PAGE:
For some background, I compiled the data below from DraftHistory.com. Over the last 5 years the SEC (12 teams) has had 200 players drafted compared to 183 for the Big Ten. Pretty much a dead heat on that front.
The recent argument we've heard is not only does the SEC have more talent but it's more evenly spread out creating a balanced conference were virtually every SEC squad has their share of NFL caliber players. This supposedly increases the competitive edge of SEC teams, especially when they venture out of conference to play foes from conferences featuring less overall NFL talent and/or teams in conferences that feature less balance with regard to NFL talent.
That doesn't appear to be totally accurate according to the numbers. Over the 5 years, both conferences had 5 teams record at least 20 draft picks and both feature 8 teams with at least 10 picks. As for the bottom feeders, each conference had exactly 3 teams with less than 10 NFL picks. Among those, the Big Ten doormats had 19 combined picks while the SEC's had 15.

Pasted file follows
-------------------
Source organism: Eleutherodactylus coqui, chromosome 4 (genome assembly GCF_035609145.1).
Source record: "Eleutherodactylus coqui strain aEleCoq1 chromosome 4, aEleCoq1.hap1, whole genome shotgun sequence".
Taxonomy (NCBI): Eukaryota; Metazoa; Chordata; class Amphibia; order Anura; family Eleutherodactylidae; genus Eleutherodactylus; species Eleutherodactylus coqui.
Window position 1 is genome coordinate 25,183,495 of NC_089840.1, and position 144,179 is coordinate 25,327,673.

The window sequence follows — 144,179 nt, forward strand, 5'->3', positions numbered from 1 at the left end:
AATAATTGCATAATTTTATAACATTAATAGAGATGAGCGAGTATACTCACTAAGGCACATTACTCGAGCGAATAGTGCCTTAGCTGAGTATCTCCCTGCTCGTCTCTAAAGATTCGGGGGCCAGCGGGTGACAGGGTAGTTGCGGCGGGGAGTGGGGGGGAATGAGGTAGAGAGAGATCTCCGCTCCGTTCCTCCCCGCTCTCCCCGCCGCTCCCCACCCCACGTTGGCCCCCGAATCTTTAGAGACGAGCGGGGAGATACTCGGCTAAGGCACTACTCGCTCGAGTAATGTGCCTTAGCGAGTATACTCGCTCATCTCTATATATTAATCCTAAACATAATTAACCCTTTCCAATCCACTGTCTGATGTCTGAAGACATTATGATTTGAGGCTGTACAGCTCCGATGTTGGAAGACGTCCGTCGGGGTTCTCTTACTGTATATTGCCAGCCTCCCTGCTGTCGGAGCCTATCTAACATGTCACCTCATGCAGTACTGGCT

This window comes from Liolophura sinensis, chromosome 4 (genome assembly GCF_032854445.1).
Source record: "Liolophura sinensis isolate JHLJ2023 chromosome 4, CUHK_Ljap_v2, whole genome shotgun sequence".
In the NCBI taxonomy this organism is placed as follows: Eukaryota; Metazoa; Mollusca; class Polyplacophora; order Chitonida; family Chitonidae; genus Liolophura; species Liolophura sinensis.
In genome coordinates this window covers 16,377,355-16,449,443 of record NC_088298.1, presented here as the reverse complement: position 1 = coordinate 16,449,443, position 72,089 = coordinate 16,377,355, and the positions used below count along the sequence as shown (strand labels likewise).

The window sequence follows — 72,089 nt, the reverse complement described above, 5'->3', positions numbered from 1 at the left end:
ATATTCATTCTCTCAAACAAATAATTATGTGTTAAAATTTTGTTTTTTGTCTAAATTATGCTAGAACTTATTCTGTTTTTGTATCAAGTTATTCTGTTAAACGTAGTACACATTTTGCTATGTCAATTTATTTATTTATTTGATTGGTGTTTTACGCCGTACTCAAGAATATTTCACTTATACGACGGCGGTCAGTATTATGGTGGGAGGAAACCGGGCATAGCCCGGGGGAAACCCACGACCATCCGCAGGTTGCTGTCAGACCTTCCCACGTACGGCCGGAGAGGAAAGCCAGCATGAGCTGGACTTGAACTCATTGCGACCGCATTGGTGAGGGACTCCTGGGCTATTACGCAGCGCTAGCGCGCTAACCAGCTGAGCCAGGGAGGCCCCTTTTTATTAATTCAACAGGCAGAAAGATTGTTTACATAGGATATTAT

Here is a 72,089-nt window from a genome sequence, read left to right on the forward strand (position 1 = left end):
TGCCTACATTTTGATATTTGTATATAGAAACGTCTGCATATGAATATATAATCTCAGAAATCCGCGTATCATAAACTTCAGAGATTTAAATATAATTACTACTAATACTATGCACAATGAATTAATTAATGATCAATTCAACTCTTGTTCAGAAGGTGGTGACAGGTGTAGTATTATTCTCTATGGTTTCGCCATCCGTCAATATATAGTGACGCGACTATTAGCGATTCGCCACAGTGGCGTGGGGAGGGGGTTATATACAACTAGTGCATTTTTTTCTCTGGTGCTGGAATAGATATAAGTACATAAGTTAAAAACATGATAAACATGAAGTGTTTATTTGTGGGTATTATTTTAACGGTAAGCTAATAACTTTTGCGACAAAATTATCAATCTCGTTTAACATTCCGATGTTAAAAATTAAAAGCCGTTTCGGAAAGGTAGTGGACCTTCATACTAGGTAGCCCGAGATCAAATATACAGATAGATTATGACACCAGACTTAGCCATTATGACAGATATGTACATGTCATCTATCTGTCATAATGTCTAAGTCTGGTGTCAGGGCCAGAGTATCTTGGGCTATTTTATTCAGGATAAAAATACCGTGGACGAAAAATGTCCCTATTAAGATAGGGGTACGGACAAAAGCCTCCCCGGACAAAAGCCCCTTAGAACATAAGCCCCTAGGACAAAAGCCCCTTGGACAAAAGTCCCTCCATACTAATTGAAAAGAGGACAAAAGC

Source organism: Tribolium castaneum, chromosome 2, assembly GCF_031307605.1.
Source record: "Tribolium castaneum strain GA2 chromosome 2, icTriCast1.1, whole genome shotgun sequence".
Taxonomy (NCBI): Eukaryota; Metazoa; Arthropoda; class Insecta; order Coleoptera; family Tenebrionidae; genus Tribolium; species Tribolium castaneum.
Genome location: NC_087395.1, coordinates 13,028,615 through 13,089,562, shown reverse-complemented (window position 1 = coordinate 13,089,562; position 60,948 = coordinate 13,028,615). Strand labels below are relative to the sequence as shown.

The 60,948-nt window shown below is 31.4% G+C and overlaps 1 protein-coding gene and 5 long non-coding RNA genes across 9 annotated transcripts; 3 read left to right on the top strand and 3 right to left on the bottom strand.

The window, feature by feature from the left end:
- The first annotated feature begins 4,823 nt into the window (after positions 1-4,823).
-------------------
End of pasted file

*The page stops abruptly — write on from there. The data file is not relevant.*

To me, the biggest overall difference is the number of top tier prospects produced in each conference. The Big Ten had 51 players selected in the 1st or 2nd round compared to 66 for the SEC. That difference is further magnified when you look at the spread of those top tier performers. The SEC had 6 teams record at least seven 1st/2nd round selections compared to only 4 teams in the Big Ten. Worse yet, the Big Ten had 6 teams with 2 or less 1st/2nd rounders compared to only 3 for the SEC.
Of course, numbers can be looked at 1,000 different ways. What sticks out to you?